Many dose-response curves follow the shape of a receptor binding curve. As shown below, 81 times more agonist is needed to achieve 90% response than a 10% response.
Since the linkage between agonist binding and response can be very complex, any shape is possible. It seems surprising, therefore, that so many dose-response curves have shapes almost identical to receptor binding curves, even when we know there are multiple steps between binding and measured response. It turns out that no matter how many steps intervene between agonist binding and response, the dose-response curve will have the usual steepness so long as each messenger binds to a single binding site according to the law of mass action.
Some dose-response curves are steeper or shallower than the standard curve. The steepness is quantified by the Hill slope, also called a slope factor. A dose-response curve with a standard slope has a Hill slope of 1.0. A steeper curve has a higher slope factor, and a shallower curve has a lower slope factor.
If you use a single concentration of agonist and varying concentrations of antagonist, the curve goes downhill and the slope factor is negative. The steeper the downhill slope, the more negative the Hill slope.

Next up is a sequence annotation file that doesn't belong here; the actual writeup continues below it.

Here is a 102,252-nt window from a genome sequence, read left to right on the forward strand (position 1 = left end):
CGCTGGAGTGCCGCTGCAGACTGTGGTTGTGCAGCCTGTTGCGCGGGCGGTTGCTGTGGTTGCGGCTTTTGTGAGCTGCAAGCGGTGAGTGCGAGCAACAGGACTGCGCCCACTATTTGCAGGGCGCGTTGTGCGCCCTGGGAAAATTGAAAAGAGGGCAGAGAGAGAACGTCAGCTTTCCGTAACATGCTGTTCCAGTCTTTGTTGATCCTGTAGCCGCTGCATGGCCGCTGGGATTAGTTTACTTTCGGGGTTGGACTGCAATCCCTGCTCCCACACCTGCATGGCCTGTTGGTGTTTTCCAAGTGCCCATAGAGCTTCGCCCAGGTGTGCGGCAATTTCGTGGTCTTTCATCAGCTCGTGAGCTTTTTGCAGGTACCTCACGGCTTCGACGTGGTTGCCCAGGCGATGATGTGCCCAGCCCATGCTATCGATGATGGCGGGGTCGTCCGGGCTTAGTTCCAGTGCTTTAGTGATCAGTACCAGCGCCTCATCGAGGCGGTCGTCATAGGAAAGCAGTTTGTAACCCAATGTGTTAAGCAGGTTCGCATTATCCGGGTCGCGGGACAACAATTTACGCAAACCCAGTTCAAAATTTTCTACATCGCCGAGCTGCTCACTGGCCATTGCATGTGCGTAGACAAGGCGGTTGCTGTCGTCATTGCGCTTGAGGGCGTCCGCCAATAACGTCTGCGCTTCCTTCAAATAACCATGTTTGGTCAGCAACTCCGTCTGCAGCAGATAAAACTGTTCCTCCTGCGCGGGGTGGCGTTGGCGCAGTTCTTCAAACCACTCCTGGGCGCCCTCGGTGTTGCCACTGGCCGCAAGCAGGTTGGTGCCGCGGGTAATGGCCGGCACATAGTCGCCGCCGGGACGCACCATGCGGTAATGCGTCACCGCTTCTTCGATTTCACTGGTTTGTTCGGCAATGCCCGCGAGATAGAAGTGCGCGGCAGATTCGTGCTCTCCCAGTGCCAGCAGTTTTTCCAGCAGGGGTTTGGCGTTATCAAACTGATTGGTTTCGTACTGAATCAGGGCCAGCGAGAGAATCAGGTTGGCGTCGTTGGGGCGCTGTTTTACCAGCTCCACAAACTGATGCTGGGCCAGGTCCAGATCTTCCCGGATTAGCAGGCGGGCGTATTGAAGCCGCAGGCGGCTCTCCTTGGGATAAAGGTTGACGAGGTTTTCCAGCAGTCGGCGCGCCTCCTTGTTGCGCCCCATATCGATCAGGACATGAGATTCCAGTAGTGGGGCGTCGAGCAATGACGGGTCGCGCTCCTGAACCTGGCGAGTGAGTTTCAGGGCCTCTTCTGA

Because this standard slope is so common, Prism comes with equations with the standard slope built in. The equations that don't have 'variable slope' in their name assume the standard slope (1.0 for stimulation, -1.0 for inhibition).
Deciding whether to fit a model with a standard slope or a variable slope is not easy.
If you have lots of data points (more than a dozen, perhaps lots more), then you can fit the slope by picking a variable slope equation. If you have fewer data points, and a standard system, it makes sense to choose an equation with a standard slope.